The Tao of Abby

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The information contained herein is accurate to the best of the author’s knowledge, but the material and interpretations contained herein should be independently verified by any party using this information as part of any research, editorial, or decision making process. Any views expressed here represent the author’s opinion only, and as such readers should do their own research and come to their own conclusions if they are using the opinions contained herein as part of any larger due diligence process. The author may have long or short positions in the companies mentioned and may be buying or selling in the market depending on which way the wind is blowing at any given moment. Opinions are subject to change without notice. Prospective resources, predictions, comparisons, financial projections, and extrapolated metrics are, by their nature, subjective and interpretation dependent. The topics covered are highly speculative and involve a high degree of uncertainty and risk. Speculative companies can and do go to zero. By using this site, you agree that the author(s) and Hydra Capital is/are not responsible for any damages incurred by the use of the presented materials. Anyone reading these blog posts should know that they are the author’s thoughts and opinions, which are not to be confused with or construed as research reports.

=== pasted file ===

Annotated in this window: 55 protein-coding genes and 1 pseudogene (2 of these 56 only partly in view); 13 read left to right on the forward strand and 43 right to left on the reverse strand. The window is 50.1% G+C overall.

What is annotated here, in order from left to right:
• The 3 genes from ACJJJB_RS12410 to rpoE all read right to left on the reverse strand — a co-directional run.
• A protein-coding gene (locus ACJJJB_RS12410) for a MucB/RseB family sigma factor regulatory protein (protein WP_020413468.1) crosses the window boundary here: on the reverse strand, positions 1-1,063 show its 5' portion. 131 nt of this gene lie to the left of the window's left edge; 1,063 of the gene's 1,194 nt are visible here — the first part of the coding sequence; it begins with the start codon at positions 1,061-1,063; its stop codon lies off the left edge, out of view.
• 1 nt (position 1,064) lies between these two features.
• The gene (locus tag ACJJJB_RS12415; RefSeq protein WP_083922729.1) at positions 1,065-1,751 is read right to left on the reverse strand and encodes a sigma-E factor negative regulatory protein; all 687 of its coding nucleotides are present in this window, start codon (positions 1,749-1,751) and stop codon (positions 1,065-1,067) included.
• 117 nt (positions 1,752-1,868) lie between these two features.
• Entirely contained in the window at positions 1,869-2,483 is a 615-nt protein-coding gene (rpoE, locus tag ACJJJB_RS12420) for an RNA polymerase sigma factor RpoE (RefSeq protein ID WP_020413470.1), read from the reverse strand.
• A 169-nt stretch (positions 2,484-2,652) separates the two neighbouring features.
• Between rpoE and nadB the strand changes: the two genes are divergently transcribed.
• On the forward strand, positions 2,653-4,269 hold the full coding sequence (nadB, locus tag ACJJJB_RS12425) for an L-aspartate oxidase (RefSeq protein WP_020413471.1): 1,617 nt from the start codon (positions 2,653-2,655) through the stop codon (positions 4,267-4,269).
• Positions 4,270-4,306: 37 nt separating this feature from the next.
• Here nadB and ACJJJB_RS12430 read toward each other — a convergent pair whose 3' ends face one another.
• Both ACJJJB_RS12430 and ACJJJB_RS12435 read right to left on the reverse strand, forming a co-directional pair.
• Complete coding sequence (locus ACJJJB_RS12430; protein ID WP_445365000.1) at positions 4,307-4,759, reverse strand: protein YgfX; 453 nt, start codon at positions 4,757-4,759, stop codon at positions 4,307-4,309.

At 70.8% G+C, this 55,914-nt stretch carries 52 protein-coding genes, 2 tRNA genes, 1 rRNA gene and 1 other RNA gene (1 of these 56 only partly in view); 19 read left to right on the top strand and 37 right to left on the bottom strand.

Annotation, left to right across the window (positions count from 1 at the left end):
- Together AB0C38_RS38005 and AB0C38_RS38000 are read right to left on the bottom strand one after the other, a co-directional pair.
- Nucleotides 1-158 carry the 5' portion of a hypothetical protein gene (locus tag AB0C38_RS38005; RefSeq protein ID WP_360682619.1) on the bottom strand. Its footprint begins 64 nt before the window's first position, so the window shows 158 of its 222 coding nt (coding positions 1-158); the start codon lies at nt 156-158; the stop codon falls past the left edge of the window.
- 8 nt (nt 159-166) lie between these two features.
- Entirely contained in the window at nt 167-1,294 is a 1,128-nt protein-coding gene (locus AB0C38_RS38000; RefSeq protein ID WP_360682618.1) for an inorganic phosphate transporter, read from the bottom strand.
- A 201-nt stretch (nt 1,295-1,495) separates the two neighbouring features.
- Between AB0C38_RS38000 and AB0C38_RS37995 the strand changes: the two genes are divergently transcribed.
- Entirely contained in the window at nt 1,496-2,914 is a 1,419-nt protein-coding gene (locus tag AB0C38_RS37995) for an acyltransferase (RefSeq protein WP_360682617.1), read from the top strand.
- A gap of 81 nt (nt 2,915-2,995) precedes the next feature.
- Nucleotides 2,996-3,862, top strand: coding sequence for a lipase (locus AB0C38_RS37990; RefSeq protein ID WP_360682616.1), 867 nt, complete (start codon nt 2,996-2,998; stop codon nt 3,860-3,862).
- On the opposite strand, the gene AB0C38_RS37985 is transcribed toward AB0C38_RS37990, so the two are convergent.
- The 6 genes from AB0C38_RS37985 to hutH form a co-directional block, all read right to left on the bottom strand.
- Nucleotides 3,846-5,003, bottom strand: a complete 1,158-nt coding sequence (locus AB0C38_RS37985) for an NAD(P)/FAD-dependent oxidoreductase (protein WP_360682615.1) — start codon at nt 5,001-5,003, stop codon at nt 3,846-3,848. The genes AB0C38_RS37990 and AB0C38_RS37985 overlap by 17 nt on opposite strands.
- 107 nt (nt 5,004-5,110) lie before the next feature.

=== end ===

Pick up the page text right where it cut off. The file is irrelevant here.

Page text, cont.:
Disclosure: The following represents my opinions only. I am not receiving any compensation for writing this article, nor does Hydra Capital have any business relationship with companies mentioned in this post. I am long TAO.V

I say it all the time, but I do watch a lot of companies… sometimes over very long time periods. One story that I’ve always watched, but have never owned until recently, is Tag Oil (TAO.V, last at $0.20). Until recently, Tag Oil was primarily a New Zealand oil and gas story. I say ‘recently’ because TAO sold its New Zealand assets late in 2019 and subsequently paid a $0.30/share special dividend (return of capital) back to shareholders in April of 2020 (hence the associated drop in the share price on the day the dividend was paid). That essentially left TAO as a cash shell, with ~$15 million in cash as of June 30th, no debt, and a few non-core oil & gas blocks in Australia. Over the years, I’ve seen that cash shells can go either way, or be dormant for a long time… so when I look at cash shells these days I want to see a good management team, with a plan that I like, in a company with a good share structure that isn’t bogged down by infinite selling from a bunch of holders with no unified vision. That unified vision always starts at the top, which has historically set up the “management premium” that gets priced into the market when a new team of note shows up or is brought together. It’s no secret that management is a key driver of success when starting any new venture, so the wise speculator will often look for opportunities to “bet” alongside management if at all possible. That’s why when I saw Abby Badwi join as Executive Chairman of little TAO, while putting in $1 million in at 16 cents (with a couple of his business associates), my radar went up. Since TAO already had $15 million in the bank, the extra million dollars clearly didn’t have to do with TAO needing more money, so it must have meant that Mr. Badwi and his associates wanted to get long an appreciable amount of stock… presumably because they think those shares will be worth more with what he/they are bringing to the table.​